A Moveable Feast…And, A Feast that Moved

Ernest Hemingway’s ability to say so much in so few words strikes a spot in my soul. His style isn’t for everyone, but I’ve always loved his words. His last book was A Moveable Feast. Published in 1964, three years after Hemingway’s suicide, the book is a compilation of autobiographical stories that his widow and fourth wife, Mary Hemingway, culled from the author’s personal notes. The book chronicals Hemingway’s time spent in Paris beginning in the ’20’s with  the likes of Gertrude Stein, F Scott and Zelda Fitzgerald, John Dos Passos, James Joyce and others. About the city of lights, he told his friend and later his biographer, AE Hotchner: ‘If you are lucky enough to have lived in Paris as a young man, then wherever you go for the rest of your life, it stays with you, for Paris is a moveable feast.”

I think everyone knows of such a place – a place that stays with them forever. This past weekend, I was fortunate enough to be hosted by my friend, Sam, whose moveable feast is Nantucket. The tiny island off the elbow of Cape Cod isn’t everyone’s moveable feast…but, while up there, we did have a feast that moved. Sam’s sister who also has a home on the island arrived early Saturday morning after a 27 hour trek from Utah. With three friends coming to stay, she planned to host a barbecue at her home that night and invited us for dinner. Once settled in, Sam’s sister discovered her grill didn’t work…And at 4pm Saturday it was determined to move the dinner to Sam’s where we were happy to chef and host.

With only two hours and limited supplies, we created a truly impressive feast.

Flank Steak, marinated for two hours in a simple mix of garlic, soy sauce and olive oil. Grilled about 7 minutes per side on med/high heat and served sliced.

Boneless, skinless chicken breasts – seven medium sized. Whisk together a combination of 1 tbsp whole grain and 1 tbsp dijon mustard with the juice of 1 1/5 lemons and the juice of 1 lime. Once completely combined, slowly whisk in 1/3 cup of extra virgin olive oil.  Whisk until the mixture is emulsified and all bubbles disappear. Stir in about a tablespoon of dried thyme – crushed in your hands to release the flavor. Add my new favorite ingredient: Jane’s Krazy Mixed Up Salt. Pour over the chicken. Chiffonade a few basil leaves and add to the tops of the chicken. Marinade covered in the fridge for two hours.

Grill chicken for 5-7 minutes per side over med/high heat.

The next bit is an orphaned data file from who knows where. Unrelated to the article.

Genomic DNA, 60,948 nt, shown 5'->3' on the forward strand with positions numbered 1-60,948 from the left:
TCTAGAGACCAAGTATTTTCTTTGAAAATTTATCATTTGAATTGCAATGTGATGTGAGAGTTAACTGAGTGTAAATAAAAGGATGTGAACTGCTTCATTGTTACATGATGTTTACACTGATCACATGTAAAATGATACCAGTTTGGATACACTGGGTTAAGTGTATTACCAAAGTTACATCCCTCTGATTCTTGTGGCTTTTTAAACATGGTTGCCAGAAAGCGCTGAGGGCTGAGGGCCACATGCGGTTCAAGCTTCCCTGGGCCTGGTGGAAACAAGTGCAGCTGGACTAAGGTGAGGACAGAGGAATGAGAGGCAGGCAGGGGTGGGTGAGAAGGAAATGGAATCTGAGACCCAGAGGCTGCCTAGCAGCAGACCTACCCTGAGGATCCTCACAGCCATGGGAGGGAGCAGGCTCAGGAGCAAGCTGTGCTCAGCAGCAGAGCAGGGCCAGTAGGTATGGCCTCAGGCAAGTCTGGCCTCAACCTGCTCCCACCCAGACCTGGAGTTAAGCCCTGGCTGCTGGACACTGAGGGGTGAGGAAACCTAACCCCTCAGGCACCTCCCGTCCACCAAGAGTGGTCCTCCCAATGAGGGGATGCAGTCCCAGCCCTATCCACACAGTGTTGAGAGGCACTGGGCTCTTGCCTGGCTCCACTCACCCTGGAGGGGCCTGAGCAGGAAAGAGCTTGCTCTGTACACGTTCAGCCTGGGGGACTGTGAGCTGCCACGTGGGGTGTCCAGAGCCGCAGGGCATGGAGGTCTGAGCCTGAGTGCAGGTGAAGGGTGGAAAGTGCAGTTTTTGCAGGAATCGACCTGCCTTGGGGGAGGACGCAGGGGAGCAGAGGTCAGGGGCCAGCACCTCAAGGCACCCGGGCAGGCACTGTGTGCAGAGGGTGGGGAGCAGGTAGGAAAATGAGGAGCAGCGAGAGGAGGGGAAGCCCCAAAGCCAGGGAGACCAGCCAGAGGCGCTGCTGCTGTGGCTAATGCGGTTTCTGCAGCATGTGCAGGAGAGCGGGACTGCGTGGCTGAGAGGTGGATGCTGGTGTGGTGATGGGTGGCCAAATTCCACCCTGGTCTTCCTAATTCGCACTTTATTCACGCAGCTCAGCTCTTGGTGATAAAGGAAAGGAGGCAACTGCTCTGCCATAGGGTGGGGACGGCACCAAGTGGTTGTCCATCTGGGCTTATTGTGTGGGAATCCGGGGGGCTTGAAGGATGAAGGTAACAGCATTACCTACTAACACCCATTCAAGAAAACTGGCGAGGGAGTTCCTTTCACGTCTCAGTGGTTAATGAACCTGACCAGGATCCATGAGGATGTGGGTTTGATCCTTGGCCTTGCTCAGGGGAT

Corn on the cob -We soaked seven corns in their husks in water for about :30 minutes and then grilled over medium heat for :15 minutes. Let cool. Shuck and serve.

Roasted potatoes. To speed things up, I cubed a medium bag of yellow potatoes. In a bowl, I combined 1/4 to 1/3 cup Olive Oil, 1 large Diced Shallot, about a tsp of dried rosemary (crushed in my palms) and…1 tbsp of Jane’s Krazy Mixed Up Salt. This mixture was then tossed with the cubed potatoes and put on a baking sheet lightly sprayed with cooking spray. Into the oven at 450 for :45 minutes. Warning! Yellow potatoes have a higher moisture content than regular russet potatoes and will emit a good deal of steam in the oven. The steam will burst out and curl your eyelashes when you open the door – I know because it happened to me. Take caution.

Easy salad of arugula, cherry tomatoes, cucumber, avocado and a olive oil/balsamic/dijon vinaigrette.

It was a last minute move and a quickly prepared meal. The nature reserve that backs Sam’s property provided the perfect back drop on a cool and breezy but rainless Nantucket night. It’s nights like these that help us understand why, for many, Nantucket is a moveable feast. The guests had a great time and we came away looking like kitchen rock stars…Isn’t it pretty to think so?

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Good Friends, a Beautiful Garden and Veal Milanese

True friendships are rare treasures that withstand the test of time and distance. This past weekend, eight of my friends met for a girls’ weekend in New York.

The arrivals began as early as Thursday afternoon and the departures started at 6am Sunday morning.